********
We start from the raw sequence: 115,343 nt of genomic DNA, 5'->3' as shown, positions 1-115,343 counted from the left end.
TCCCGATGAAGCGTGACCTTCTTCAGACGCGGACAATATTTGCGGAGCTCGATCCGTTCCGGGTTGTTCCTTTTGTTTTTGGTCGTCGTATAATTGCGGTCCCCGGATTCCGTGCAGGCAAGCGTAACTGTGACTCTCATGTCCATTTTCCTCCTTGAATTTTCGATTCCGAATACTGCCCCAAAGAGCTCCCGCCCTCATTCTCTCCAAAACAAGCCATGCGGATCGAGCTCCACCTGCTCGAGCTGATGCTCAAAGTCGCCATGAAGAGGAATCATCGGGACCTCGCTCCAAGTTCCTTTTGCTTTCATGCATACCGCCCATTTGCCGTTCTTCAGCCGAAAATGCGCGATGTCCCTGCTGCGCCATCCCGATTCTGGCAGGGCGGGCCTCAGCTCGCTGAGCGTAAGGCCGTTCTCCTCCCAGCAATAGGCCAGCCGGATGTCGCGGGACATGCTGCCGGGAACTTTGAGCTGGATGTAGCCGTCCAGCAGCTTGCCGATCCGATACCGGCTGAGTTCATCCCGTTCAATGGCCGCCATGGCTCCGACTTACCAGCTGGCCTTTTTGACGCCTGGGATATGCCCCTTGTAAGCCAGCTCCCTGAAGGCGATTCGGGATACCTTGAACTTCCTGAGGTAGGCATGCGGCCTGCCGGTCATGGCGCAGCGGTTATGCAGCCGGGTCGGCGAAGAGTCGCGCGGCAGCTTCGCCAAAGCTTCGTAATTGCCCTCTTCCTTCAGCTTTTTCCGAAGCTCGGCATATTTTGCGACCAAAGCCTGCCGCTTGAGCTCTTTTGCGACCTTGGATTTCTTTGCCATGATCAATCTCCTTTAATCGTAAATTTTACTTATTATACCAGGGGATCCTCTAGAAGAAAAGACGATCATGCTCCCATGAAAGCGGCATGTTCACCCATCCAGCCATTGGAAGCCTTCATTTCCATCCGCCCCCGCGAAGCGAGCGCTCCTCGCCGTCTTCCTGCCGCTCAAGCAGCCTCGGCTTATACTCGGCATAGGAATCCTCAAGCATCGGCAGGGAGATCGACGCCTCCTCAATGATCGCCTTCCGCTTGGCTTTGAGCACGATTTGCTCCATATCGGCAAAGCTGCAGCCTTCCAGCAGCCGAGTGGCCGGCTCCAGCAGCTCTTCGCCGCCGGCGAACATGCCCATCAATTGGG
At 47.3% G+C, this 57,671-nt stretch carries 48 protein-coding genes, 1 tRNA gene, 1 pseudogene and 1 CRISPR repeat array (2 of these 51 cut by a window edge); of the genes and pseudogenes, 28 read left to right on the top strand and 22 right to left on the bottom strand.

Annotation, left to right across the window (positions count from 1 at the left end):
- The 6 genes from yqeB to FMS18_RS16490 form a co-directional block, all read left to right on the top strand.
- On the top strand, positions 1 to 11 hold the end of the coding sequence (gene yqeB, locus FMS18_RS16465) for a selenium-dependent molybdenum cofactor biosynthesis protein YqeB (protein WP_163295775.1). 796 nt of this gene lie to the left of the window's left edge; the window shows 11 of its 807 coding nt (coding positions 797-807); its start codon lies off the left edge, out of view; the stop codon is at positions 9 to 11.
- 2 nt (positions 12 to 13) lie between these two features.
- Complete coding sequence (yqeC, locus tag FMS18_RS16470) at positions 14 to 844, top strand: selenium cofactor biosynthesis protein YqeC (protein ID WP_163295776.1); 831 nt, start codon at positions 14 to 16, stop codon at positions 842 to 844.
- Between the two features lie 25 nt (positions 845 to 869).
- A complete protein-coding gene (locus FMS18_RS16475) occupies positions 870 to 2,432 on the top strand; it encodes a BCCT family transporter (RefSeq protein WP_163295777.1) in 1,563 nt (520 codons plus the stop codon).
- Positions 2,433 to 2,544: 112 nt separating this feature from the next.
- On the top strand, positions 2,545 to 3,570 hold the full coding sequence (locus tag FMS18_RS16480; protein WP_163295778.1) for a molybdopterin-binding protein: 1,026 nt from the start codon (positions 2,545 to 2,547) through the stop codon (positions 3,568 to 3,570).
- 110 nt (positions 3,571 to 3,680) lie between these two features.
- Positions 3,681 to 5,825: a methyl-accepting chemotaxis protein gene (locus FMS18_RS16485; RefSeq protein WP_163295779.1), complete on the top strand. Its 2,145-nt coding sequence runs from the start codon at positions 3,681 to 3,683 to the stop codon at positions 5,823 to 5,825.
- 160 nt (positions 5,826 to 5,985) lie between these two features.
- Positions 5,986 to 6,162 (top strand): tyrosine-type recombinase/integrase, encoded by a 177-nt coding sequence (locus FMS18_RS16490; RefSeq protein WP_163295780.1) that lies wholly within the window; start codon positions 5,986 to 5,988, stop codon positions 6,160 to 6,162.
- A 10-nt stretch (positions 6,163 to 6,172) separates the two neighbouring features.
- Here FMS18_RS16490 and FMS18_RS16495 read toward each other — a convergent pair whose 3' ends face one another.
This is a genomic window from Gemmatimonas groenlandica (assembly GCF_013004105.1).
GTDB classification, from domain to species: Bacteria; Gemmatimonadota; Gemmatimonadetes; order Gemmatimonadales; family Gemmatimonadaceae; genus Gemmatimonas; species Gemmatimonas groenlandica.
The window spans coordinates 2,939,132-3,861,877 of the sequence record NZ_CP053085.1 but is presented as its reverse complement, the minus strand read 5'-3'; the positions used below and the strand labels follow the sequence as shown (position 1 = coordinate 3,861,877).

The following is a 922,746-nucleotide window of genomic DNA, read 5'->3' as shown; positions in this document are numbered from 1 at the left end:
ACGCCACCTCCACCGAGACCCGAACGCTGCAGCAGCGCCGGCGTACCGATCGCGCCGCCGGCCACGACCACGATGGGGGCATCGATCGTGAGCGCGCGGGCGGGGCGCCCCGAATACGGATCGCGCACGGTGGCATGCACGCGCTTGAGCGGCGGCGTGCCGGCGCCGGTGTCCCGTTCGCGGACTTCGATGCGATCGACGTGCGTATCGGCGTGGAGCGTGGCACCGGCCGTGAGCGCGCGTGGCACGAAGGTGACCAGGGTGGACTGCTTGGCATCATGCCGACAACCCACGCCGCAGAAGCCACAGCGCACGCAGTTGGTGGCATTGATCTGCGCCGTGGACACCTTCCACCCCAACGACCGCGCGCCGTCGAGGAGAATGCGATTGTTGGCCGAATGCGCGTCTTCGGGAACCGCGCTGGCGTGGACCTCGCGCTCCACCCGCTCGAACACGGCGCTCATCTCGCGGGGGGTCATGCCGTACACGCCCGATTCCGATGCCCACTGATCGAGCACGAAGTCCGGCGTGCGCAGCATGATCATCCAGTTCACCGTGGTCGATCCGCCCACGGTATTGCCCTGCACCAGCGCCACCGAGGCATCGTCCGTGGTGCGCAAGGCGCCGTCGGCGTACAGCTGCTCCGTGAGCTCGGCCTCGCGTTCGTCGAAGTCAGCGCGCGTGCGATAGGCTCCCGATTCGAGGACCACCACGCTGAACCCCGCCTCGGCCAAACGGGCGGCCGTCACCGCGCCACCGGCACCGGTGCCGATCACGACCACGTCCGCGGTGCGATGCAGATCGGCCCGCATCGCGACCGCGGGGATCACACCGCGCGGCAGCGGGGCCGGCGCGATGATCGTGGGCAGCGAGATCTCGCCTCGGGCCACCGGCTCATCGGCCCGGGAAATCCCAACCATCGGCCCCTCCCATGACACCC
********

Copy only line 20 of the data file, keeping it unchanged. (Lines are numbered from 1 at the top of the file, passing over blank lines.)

GTDB classification, from domain to species: Bacteria; Gemmatimonadota; Gemmatimonadetes; order Gemmatimonadales; family Gemmatimonadaceae; genus Gemmatimonas; species Gemmatimonas groenlandica.